God and judgment. The strong and provocative language of judgment serves as a warning. It may be partially figuratively, and the torment may be more psychological and spiritual than physical—although the latter is not excluded. The enemies of God find themselves in the presence of the Lamb, must admit that God is just in His judgment, and notice that their decision has become irrevocable. Life cannot be sustained without God. They will die the second death (20:14–15). An angel affirms God’s fairness in His judgment: “Just are you, O Holy One, . . . for you brought these judgments. For they have shed the blood of saints and prophets, and you have given them blood to drink” (16:5–6, ESV). Judgment has not only to do with justice, but also with the deliverance of the followers of Christ and the eradication of sin from the universe.
Jesus. Judgment before the Lamb and His angels does not mean that Jesus triumphs when His adversaries suffer. It must hurt Him because He came to save people by His supreme sacrifice on the cross. Those lost people are not only suffering from extreme despair, but they are also confronted with Jesus, the Source of life (John 14:6), whom they have rejected, and whose people and cause they have combatted. Now they have no rest and peace.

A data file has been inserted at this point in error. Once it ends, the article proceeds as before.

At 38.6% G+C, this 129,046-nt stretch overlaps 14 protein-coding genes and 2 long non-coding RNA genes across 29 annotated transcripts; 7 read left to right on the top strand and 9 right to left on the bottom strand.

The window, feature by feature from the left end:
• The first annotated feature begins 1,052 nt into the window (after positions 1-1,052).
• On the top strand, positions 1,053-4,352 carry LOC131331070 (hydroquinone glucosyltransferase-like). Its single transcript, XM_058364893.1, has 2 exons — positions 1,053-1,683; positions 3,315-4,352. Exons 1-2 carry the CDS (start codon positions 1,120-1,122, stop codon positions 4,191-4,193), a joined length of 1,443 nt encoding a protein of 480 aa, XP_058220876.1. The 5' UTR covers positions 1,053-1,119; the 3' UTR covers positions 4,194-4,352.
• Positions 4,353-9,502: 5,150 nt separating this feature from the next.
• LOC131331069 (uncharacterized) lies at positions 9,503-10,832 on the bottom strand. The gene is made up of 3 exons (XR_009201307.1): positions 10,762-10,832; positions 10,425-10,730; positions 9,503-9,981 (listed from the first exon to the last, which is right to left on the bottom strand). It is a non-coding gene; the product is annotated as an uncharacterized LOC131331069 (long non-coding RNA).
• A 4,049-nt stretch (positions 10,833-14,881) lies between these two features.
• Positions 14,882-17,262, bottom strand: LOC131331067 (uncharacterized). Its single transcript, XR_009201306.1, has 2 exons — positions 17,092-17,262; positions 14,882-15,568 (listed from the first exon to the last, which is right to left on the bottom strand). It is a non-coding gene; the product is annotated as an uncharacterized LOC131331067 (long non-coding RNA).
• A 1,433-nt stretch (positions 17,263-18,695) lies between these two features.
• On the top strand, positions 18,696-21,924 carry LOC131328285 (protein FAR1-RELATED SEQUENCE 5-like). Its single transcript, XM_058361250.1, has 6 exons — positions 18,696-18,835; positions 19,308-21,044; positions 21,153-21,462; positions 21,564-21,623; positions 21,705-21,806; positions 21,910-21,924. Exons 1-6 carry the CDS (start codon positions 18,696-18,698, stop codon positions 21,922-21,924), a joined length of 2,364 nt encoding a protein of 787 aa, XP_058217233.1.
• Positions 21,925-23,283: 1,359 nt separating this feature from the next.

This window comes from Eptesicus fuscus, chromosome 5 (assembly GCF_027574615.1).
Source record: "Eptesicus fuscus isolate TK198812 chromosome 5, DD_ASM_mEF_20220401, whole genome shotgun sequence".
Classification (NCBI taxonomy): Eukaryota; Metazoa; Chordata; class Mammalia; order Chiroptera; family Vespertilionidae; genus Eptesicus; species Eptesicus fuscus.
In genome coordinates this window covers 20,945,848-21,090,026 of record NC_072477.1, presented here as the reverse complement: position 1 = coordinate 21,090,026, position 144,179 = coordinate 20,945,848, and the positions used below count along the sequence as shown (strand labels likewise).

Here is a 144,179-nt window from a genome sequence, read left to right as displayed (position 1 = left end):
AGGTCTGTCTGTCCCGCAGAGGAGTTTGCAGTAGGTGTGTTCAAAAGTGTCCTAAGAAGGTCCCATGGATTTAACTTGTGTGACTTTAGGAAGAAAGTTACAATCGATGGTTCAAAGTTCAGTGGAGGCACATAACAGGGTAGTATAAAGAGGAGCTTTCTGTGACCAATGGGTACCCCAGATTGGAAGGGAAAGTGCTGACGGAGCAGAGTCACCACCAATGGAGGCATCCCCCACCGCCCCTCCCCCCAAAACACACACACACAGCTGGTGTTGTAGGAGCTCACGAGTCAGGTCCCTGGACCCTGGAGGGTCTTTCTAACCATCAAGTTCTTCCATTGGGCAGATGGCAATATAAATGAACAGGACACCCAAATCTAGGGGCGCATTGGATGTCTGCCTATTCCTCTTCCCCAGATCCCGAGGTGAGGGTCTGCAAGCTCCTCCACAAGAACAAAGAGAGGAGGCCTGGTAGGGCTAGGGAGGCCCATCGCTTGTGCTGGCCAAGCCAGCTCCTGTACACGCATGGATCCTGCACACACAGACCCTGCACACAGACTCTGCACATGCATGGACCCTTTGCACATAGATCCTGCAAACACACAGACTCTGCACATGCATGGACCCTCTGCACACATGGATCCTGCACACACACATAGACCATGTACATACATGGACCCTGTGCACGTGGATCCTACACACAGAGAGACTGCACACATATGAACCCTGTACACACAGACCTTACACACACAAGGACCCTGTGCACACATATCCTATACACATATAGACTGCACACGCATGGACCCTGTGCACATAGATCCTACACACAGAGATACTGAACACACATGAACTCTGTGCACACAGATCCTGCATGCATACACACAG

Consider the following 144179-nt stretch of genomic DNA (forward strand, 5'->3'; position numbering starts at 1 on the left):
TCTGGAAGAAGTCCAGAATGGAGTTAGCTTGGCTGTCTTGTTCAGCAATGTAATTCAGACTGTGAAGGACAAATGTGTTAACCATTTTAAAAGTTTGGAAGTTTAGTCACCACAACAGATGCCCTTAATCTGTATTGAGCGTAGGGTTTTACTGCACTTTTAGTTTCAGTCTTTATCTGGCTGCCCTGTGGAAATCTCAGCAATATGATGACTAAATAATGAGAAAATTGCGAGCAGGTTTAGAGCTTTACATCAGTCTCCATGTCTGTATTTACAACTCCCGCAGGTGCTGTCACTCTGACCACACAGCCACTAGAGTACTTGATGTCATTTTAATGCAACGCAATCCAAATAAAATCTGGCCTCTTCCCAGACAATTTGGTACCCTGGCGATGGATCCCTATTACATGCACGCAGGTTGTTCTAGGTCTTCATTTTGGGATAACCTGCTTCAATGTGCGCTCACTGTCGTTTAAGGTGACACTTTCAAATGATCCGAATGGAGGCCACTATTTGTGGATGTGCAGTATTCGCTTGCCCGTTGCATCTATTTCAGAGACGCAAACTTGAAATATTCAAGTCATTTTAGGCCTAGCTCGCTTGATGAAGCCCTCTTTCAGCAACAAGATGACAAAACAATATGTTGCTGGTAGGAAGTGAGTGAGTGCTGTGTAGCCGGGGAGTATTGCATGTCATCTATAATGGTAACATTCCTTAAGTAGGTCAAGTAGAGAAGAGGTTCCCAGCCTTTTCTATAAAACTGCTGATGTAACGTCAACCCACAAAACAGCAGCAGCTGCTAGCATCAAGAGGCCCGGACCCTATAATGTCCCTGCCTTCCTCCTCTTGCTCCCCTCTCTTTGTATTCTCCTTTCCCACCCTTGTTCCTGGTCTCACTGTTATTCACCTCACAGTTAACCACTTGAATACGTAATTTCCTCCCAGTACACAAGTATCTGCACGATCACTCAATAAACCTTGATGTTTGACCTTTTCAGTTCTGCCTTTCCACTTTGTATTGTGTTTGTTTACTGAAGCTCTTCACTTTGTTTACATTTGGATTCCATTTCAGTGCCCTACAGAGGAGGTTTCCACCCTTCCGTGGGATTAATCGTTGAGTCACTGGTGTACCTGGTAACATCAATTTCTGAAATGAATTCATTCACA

B. Those Who Have Accepted the Third Message
The “saints” of verse 12 (see also 13:10) are in this context also the remnant (12:17) and the 144,000 (14:1–5). Here three of their characteristics are highlighted: patience, obedience, and faith. In other places there are more— for example, holding to the testimony of Jesus (12:17) and following Jesus wherever He goes (14:4). These characteristics are not only important because they identify God’s people, but also because indirectly they tell them who they are and how they should live. In addition, they tell the audience what the group of the lost is not. They also help to understand what the mark of the beast is.
Patience. “Patience” expressed more actively can be translated with the terms “endurance” and “perseverance.” In all adversity, distress, and misery the “saints” do not give up, do not allow their relationship with God to fade away, and do not distance themselves from the hope of Jesus’ soon return. They overcome evil. Patience (1:9; 2:2, 3, 19; 3:10; 13:10; 14:12) is crucial for the church in Revelation. It is in no way secondary to the other two characteristics.
James had already developed the concept of patience in the end-time setting of James 5:1–11. He speaks about three dimensions of patience of the believers: (1) patience in waiting for the return of Jesus, (2) patience in human relationships, and (3) patience in suffering. Patience is one of the most prominent attributes of God Himself, because He is “merciful and gracious, patient, and abounding in steadfast love and faithfulness” (Exod 34:6). His patience aims at our salvation (2 Pet 3:9, 15).